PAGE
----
EDITORIAL: Everyone be quiet until Cuomo investigations conclude

Gov. Andrew M. Cuomo gives his State of the State address in Albany on Jan.8, 2020.
PHOTOGRAPHER:

Gov. Andrew M. Cuomo gives his State of the State address in Albany on Jan.8, 2020.

Normally, we’re the first ones clamoring for public officials to speak on topics of interest to the public.

But in the interest of preserving the integrity of the various investigations into Gov. Andrew Cuomo’s conduct, it might be best for all if everyone on all sides would just shut up for a while.

You’re not helping with your online comments, your nasty retorts and your speculation. And you may be undercutting the impact of the investigations and, along with it, the public’s trust in the whole process.

About two weeks ago, Gov. Cuomo’s spokesman Rich Azzopardi tweeted a response to an article quoting a transportation union president’s decision to no longer support the governor. Azzopardi tweeted that the union president is a “political supporter of (state Attorney General) Tish James” and said she has aspirations to be governor.

Linking the union president’s comments to James, and then implying she has political motivations at a time when James is investigating sexual harassment allegations against Cuomo, is clearly a preemptive strike by the governor’s office to undermine the integrity of her investigation and taint public perception of it.

That tweet prompted a response from Charles Lavine, chairman of the Assembly Judiciary Committee overseeing the impeachment investigation into Cuomo.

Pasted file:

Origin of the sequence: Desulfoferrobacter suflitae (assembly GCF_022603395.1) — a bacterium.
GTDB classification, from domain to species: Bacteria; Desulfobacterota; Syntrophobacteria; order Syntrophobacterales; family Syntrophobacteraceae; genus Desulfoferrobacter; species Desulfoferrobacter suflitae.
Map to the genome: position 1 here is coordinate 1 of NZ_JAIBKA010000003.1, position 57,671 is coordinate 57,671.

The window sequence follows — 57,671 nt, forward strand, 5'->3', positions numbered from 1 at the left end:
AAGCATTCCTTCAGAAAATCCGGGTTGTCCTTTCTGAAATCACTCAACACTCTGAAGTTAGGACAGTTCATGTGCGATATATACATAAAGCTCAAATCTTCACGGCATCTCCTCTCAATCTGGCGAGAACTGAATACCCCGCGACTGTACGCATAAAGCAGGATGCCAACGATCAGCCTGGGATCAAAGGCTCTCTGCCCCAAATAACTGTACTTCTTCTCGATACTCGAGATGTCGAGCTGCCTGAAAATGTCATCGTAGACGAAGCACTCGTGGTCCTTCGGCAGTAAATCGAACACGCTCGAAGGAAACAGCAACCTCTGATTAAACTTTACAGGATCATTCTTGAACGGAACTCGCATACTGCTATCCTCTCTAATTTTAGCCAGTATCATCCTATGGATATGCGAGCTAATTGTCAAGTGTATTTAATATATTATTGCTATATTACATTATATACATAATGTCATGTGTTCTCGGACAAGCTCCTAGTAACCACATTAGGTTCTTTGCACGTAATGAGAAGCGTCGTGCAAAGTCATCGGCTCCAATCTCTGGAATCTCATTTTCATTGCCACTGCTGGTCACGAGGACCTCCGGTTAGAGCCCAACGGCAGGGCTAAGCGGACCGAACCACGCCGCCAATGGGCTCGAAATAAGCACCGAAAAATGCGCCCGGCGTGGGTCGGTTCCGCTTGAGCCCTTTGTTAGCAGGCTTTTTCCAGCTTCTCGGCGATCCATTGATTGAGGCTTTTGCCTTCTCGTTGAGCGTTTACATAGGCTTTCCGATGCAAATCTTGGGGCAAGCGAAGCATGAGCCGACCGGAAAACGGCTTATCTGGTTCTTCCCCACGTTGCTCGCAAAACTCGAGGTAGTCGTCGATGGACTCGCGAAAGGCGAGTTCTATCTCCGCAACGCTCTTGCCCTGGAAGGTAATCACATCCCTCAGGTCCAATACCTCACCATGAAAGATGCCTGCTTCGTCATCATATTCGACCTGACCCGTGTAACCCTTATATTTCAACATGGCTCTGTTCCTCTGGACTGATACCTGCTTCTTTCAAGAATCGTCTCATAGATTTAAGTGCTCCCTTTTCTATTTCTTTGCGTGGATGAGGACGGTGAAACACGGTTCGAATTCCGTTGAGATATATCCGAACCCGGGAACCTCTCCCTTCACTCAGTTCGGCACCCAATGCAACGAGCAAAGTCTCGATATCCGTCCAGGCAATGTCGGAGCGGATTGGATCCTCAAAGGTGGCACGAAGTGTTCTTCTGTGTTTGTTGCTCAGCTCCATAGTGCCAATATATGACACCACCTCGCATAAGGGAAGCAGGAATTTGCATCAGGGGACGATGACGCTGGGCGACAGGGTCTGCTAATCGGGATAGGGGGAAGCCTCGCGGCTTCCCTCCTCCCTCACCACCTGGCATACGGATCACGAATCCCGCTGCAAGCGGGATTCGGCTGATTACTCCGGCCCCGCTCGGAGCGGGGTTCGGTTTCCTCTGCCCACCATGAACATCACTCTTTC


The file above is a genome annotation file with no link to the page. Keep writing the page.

He accused Azzopardi of trying to intimidate witnesses and said his comments could come with “severe repercussions,” implying some kind of retaliation was coming.

That letter prompted Cuomo lawyer Paul Fishman to deny the alleged intent of Azzopardi’s comments and to accuse Lavine of trying to deny the spokesman of his right to free speech. Lavine’s threat and Fishman’s indignant defense serve no purpose other than to make the public question the integrity and intent of both sides.

Then on Friday, in a separate matter, Assembly Speaker Carl Heastie offered his views on the investigations, urging patience, but also saying that he didn’t believe James’s investigation would necessarily trigger an impeachment vote on its own in the chamber he controls without the work of the Judiciary Committee.

That prompted some, including the lawyer for one of Cuomo’s sexual harassment accusers, to say the statement shows Heastie clearly intends to obstruct the investigation, even if James’s investigation reveals substantial evidence of guilt.

Whether he meant it that way or not, Heastie’s statement certainly could give the impression that he was trying to downplay the impact of the attorney general’s investigation in order to undermine it in advance.

We urge everyone to stop making comments until they have something to comment on. Let the investigations move forward, and only comment on actual facts and conclusions when the reports are released.

To keep commenting and responding before the reports are issued will only undermine public trust in the investigations and politicize the outcomes.

The public deserves better than that.

Categories: Editorial, Opinion

2 Comments

My prediction – absolutely nothing will come as a result of these investigations, and we’ll be stuck with the bully, and he knows it. If anyone else had been accused of these things, they would have been fired immediately, and even worse, the governor doesn’t seem to understand the sexual harassment laws he signed.

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